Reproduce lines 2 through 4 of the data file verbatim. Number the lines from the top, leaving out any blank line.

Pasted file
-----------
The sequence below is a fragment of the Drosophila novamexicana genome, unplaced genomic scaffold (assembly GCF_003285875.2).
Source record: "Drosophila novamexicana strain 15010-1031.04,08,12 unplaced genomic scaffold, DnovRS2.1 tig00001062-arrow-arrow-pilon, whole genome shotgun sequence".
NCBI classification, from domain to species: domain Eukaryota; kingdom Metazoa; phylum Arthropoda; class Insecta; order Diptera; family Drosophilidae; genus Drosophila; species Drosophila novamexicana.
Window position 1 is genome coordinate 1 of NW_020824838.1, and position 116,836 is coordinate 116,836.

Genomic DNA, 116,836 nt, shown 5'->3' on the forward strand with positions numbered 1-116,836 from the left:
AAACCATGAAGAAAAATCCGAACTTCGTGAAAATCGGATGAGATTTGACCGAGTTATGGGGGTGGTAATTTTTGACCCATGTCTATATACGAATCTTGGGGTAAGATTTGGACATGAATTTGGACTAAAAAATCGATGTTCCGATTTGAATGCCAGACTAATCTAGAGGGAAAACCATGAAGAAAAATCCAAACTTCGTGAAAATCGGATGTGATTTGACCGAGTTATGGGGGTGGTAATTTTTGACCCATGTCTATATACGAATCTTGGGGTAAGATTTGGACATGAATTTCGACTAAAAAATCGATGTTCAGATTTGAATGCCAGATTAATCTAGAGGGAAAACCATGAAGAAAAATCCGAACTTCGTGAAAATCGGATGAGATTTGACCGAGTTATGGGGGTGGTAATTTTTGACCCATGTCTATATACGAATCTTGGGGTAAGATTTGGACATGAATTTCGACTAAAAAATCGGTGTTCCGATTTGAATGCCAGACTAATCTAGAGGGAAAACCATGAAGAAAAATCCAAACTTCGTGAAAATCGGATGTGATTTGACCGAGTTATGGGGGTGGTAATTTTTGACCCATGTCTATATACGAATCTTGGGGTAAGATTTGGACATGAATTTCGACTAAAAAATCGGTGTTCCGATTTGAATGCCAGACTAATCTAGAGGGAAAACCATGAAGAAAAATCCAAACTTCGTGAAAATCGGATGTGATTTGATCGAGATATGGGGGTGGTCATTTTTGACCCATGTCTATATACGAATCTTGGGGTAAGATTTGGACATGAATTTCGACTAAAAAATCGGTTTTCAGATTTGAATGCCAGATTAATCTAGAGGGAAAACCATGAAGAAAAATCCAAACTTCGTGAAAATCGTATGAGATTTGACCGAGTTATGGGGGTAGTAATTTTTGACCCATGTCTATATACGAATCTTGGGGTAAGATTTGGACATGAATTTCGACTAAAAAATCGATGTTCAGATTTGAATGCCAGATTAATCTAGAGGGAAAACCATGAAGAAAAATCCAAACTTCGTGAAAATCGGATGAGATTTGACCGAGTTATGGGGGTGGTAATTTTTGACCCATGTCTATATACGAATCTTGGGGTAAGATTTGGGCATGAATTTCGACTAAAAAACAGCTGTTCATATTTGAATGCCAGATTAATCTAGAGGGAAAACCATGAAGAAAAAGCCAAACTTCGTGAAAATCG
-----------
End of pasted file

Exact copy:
Source record: "Drosophila novamexicana strain 15010-1031.04,08,12 unplaced genomic scaffold, DnovRS2.1 tig00001062-arrow-arrow-pilon, whole genome shotgun sequence".
NCBI classification, from domain to species: domain Eukaryota; kingdom Metazoa; phylum Arthropoda; class Insecta; order Diptera; family Drosophilidae; genus Drosophila; species Drosophila novamexicana.
Window position 1 is genome coordinate 1 of NW_020824838.1, and position 116,836 is coordinate 116,836.